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The Boom/Gloom Index©

Economic growth, Financial Events, Futures trading, Oil markets
Index Jun09.jpg

Markets are driven by two factors, sentiment and fundamentals.

Fundamentals can be followed by analysing hard data. In chemical markets, for example, key areas include new housing starts, auto sales, industrial production, Asian exports, etc. This data can also be used to make forward projections.

However, sentiment is equally important, as it tells us what markets think is going to happen next. Sentiment can often contradict fundamentally-based forecasts. Usually it involves financial players, often using price charts to time their entry and departure.

Today, many markets are clearly being ruled by sentiment. In oil markets, for example, Deutsche Bank analysis suggests speculative involvement is back to levels seen last July, before the market crashed. So it is important to better understand how sentiment is changing.

Thus today, the blog is launching its new “Boom/Gloom Index©“, shown above. This is calculated using data from the Financial Times, showing the number of times the words “boom” or “gloom” appear in its columns each month. The FT has been chosen, rather than Google or a more general search mechanism, so as to best reflect sentiment in financial markets.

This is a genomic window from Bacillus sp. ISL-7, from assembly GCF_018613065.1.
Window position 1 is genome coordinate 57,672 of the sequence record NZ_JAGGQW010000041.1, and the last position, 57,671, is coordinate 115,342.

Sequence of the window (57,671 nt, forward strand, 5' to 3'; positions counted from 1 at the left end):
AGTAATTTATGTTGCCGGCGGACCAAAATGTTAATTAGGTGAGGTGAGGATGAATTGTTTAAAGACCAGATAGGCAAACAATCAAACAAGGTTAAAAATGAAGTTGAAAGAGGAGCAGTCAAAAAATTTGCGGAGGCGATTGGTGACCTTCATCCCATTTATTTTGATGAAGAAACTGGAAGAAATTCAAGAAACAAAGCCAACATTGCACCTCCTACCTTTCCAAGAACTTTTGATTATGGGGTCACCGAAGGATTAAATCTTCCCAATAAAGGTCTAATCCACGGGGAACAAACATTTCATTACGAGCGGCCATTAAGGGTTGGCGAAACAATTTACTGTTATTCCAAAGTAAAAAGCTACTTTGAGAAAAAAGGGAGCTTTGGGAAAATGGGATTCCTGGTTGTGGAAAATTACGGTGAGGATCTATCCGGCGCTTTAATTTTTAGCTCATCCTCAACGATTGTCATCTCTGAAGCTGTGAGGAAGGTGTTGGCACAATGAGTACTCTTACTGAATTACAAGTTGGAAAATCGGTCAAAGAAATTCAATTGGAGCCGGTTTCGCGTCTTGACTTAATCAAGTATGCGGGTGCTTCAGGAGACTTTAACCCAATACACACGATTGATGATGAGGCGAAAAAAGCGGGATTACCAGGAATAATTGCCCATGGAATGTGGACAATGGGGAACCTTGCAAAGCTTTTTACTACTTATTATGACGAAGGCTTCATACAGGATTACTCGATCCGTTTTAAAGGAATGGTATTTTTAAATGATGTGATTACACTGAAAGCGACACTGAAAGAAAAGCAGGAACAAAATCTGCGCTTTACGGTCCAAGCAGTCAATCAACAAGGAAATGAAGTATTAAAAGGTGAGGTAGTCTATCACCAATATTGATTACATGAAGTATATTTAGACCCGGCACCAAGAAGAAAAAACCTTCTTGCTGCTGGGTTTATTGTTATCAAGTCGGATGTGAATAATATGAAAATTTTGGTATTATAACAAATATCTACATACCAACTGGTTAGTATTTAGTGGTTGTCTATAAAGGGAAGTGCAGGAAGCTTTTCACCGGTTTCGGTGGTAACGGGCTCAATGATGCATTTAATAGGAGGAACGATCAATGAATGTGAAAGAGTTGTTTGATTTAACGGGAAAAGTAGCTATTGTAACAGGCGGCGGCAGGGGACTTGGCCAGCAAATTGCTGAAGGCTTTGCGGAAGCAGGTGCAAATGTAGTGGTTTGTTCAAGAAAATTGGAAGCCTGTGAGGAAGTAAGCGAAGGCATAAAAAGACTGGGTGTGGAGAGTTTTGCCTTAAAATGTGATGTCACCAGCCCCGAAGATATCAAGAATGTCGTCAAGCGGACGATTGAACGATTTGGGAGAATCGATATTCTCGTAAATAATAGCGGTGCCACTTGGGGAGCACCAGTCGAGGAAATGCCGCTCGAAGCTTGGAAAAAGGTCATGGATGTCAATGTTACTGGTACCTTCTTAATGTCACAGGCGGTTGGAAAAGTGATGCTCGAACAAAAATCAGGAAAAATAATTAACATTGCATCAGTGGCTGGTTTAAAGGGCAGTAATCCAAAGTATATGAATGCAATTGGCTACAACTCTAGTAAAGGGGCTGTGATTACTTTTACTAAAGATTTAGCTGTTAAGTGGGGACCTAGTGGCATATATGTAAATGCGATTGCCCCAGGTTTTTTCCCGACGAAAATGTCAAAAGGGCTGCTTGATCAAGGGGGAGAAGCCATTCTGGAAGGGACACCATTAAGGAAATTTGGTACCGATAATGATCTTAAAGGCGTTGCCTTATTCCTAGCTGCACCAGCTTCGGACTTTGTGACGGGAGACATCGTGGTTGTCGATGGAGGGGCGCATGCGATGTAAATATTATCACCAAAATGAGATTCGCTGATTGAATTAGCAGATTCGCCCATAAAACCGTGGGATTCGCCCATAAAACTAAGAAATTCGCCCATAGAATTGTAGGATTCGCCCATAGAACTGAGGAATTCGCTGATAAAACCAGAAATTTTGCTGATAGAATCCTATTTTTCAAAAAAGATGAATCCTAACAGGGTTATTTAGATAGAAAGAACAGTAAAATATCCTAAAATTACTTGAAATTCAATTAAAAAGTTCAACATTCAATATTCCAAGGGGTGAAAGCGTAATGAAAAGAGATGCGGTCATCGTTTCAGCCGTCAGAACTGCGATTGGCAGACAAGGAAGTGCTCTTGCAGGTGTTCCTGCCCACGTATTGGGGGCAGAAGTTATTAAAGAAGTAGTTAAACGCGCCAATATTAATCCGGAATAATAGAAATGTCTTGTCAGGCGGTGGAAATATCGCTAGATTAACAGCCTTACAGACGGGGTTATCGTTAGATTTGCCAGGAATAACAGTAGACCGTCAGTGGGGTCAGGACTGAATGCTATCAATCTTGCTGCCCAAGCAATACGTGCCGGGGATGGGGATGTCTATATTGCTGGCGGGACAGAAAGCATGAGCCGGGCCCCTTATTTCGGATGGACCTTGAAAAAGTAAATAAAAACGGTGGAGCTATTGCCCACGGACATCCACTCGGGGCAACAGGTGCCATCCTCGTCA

The Index (blue column) starts from July 2007, when the blog began. It peaked in October 2007, when US, UK and Chinese stock markets peaked. It then shows sentiment recovering in H1 2008, when commodity markets were very bullish. And since January it has been rising strongly, as oil and stock markets have been strengthening.

June’s figure is estimated from the first 10 days of the month. It shows we are now close to October 2007’s Boom levels. This is possibly a warning sign of at least a temporary peak. The chart also shows a potential cause of the rally in sentiment, namely the extraordinary rise in mentions of the phrase “green shoots“. This is shown on the right-hand scale, in green.

The blog welcomes your comments on the index, and will update it regularly, particularly when sentiment is a particularly powerful influence on markets.